\(\text{ }\\ \text{2) Cubs win series in game five. }\\ \text{For the Cubs to win the series in game five,}\\ \text{ they need to win three games in four trials and then win the fifth game. }\\ \text{ } \hspace{34 mm} \rho \text {(Cbs win 3 in 4})*\rho \text{(Cbs win 5th game}) =\\ \text{ } \hspace{35 mm} \ \dbinom{4}{3}*(3/4)^3*(1/4)*(3/4)= \dfrac{81}{256} \approx 31.64 \% \\ \text{ }\\\)

\( \text{3) Cubs win series in game six. }\\ \text{For the Cubs to win the series in game six, }\\ \text{they need to win three games in five trials and then win the sixth game. }\\ \text{ } \hspace{34 mm} \rho \text {(Cbs win 3 in 5})* \rho\text{(Cbs win 6th game}) =\\ \text{ } \hspace{34 mm} \dbinom{5}{3}*(3/4)^3*(1/4)^2 *(3/4) = \dfrac{405}{2048} \approx 19.78\% \\ \text{ }\\\)

\( \text{4) Cubs win series in game seven. }\\ \text{For the Cubs to win the series in game seven, }\\ \text{they need to win three games in six trials and then win the seventh game. }\\ \text{ } \hspace{34 mm} \rho \text {(Cbs win 3 in 6})* \rho \text{(Cbs win 7th game}) =\\ \text{ } \hspace{34 mm} \dbinom{6}{3}(3/4)^3*(1/4)^3 *(3/4) =\dfrac{405}{4096} \approx 9.88\% \\ \text{ }\\\)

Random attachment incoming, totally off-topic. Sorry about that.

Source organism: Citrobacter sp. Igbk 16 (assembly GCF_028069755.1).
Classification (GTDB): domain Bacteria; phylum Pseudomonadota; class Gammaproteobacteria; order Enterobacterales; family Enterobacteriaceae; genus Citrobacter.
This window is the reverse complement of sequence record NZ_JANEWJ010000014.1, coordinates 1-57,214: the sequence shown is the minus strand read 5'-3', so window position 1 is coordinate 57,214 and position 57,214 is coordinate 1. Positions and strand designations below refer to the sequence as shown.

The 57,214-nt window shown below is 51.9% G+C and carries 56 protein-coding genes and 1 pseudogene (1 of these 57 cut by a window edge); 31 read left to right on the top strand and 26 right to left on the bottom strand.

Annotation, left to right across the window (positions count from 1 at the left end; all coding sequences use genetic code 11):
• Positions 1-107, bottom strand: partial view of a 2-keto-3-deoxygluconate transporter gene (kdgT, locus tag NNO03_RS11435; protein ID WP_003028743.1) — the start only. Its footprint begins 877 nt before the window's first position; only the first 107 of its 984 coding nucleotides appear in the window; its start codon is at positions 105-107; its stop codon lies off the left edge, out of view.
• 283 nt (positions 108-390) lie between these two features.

\( \text{ The sum of the individual probabilities gives }\\ \text{ the overall probability of the Cubs winning the series.}\\ \text {Sum of individual probabilities: } \\ \left(\dfrac{81}{256}\right)+ \left(\dfrac{81}{256}\right) + \left(\dfrac{405}{2048}\right)+ \left(\dfrac{405}{4096}\right) = \dfrac{3807}{4096} \bf \approx 92.94\% \)

 

 

 

GA

GingerAle Nov 16, 2020
 #10
avatar+114094 
0

.....The other thing is a concept that was discussed on the radio show Car Talk, the question whether two people together can know less than either of them individually.  .....

 

LOL   !!!!!

 

This is sometimes demonstrated on the Forum......

 

 

cool cool cool

 Dec 1, 2020